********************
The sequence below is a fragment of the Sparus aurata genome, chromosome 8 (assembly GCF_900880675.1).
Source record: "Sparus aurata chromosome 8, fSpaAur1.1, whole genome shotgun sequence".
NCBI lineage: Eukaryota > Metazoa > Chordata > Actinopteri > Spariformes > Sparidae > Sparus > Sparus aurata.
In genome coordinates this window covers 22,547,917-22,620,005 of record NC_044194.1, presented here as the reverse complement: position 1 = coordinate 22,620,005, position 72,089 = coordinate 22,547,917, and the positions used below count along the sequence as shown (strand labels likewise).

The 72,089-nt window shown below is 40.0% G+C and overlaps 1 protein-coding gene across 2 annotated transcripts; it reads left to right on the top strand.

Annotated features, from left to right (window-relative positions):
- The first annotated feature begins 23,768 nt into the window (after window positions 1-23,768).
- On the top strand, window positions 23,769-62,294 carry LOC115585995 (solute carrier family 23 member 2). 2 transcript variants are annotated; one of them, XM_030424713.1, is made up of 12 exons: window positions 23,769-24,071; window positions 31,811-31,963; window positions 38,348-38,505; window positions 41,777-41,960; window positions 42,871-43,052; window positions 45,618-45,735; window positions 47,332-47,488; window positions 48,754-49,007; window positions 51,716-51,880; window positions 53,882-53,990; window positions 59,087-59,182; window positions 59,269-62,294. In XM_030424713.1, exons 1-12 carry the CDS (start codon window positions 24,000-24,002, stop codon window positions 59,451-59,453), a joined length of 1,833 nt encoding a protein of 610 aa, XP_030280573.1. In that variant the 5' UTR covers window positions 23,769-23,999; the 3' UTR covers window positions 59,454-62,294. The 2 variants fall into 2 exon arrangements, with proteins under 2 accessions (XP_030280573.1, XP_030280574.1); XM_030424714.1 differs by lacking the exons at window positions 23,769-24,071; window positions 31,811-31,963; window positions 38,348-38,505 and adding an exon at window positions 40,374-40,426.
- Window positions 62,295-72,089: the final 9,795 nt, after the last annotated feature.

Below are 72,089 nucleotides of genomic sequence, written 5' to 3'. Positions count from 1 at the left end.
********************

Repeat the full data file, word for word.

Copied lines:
The sequence below is a fragment of the Sparus aurata genome, chromosome 8 (assembly GCF_900880675.1).
Source record: "Sparus aurata chromosome 8, fSpaAur1.1, whole genome shotgun sequence".
NCBI lineage: Eukaryota > Metazoa > Chordata > Actinopteri > Spariformes > Sparidae > Sparus > Sparus aurata.
In genome coordinates this window covers 22,547,917-22,620,005 of record NC_044194.1, presented here as the reverse complement: position 1 = coordinate 22,620,005, position 72,089 = coordinate 22,547,917, and the positions used below count along the sequence as shown (strand labels likewise).

The 72,089-nt window shown below is 40.0% G+C and overlaps 1 protein-coding gene across 2 annotated transcripts; it reads left to right on the top strand.

Annotated features, from left to right (window-relative positions):
- The first annotated feature begins 23,768 nt into the window (after window positions 1-23,768).
- On the top strand, window positions 23,769-62,294 carry LOC115585995 (solute carrier family 23 member 2). 2 transcript variants are annotated; one of them, XM_030424713.1, is made up of 12 exons: window positions 23,769-24,071; window positions 31,811-31,963; window positions 38,348-38,505; window positions 41,777-41,960; window positions 42,871-43,052; window positions 45,618-45,735; window positions 47,332-47,488; window positions 48,754-49,007; window positions 51,716-51,880; window positions 53,882-53,990; window positions 59,087-59,182; window positions 59,269-62,294. In XM_030424713.1, exons 1-12 carry the CDS (start codon window positions 24,000-24,002, stop codon window positions 59,451-59,453), a joined length of 1,833 nt encoding a protein of 610 aa, XP_030280573.1. In that variant the 5' UTR covers window positions 23,769-23,999; the 3' UTR covers window positions 59,454-62,294. The 2 variants fall into 2 exon arrangements, with proteins under 2 accessions (XP_030280573.1, XP_030280574.1); XM_030424714.1 differs by lacking the exons at window positions 23,769-24,071; window positions 31,811-31,963; window positions 38,348-38,505 and adding an exon at window positions 40,374-40,426.
- Window positions 62,295-72,089: the final 9,795 nt, after the last annotated feature.

Below are 72,089 nucleotides of genomic sequence, written 5' to 3'. Positions count from 1 at the left end.